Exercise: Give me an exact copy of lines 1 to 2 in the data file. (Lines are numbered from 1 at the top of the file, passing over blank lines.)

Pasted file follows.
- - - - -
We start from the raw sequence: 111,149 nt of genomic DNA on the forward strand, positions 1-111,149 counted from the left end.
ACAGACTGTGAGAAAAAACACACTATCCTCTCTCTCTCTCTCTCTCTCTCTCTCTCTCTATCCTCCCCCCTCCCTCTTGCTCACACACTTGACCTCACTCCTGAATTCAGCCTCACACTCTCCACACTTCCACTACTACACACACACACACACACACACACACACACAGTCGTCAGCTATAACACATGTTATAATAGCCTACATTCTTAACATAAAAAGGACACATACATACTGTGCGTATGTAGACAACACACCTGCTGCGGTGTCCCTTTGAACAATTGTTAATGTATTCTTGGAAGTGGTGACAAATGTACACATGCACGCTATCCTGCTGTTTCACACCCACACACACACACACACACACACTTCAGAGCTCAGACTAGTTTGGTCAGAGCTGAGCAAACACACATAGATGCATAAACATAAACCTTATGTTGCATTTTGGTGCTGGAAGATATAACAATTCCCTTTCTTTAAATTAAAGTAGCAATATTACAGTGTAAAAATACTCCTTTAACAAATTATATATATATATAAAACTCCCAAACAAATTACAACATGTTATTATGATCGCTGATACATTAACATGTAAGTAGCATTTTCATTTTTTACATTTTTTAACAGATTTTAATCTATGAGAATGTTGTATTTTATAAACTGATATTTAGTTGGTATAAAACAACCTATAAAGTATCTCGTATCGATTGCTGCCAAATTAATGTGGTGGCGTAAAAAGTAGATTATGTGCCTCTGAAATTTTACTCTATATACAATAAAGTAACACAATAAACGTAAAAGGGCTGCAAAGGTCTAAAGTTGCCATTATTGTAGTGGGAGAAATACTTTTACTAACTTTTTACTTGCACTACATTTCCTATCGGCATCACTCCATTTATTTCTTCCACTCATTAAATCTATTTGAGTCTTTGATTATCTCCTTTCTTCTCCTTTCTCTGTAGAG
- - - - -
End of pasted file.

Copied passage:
We start from the raw sequence: 111,149 nt of genomic DNA on the forward strand, positions 1-111,149 counted from the left end.
ACAGACTGTGAGAAAAAACACACTATCCTCTCTCTCTCTCTCTCTCTCTCTCTCTCTCTATCCTCCCCCCTCCCTCTTGCTCACACACTTGACCTCACTCCTGAATTCAGCCTCACACTCTCCACACTTCCACTACTACACACACACACACACACACACACACACACAGTCGTCAGCTATAACACATGTTATAATAGCCTACATTCTTAACATAAAAAGGACACATACATACTGTGCGTATGTAGACAACACACCTGCTGCGGTGTCCCTTTGAACAATTGTTAATGTATTCTTGGAAGTGGTGACAAATGTACACATGCACGCTATCCTGCTGTTTCACACCCACACACACACACACACACACACTTCAGAGCTCAGACTAGTTTGGTCAGAGCTGAGCAAACACACATAGATGCATAAACATAAACCTTATGTTGCATTTTGGTGCTGGAAGATATAACAATTCCCTTTCTTTAAATTAAAGTAGCAATATTACAGTGTAAAAATACTCCTTTAACAAATTATATATATATATAAAACTCCCAAACAAATTACAACATGTTATTATGATCGCTGATACATTAACATGTAAGTAGCATTTTCATTTTTTACATTTTTTAACAGATTTTAATCTATGAGAATGTTGTATTTTATAAACTGATATTTAGTTGGTATAAAACAACCTATAAAGTATCTCGTATCGATTGCTGCCAAATTAATGTGGTGGCGTAAAAAGTAGATTATGTGCCTCTGAAATTTTACTCTATATACAATAAAGTAACACAATAAACGTAAAAGGGCTGCAAAGGTCTAAAGTTGCCATTATTGTAGTGGGAGAAATACTTTTACTAACTTTTTACTTGCACTACATTTCCTATCGGCATCACTCCATTTATTTCTTCCACTCATTAAATCTATTTGAGTCTTTGATTATCTCCTTTCTTCTCCTTTCTCTGTAGAG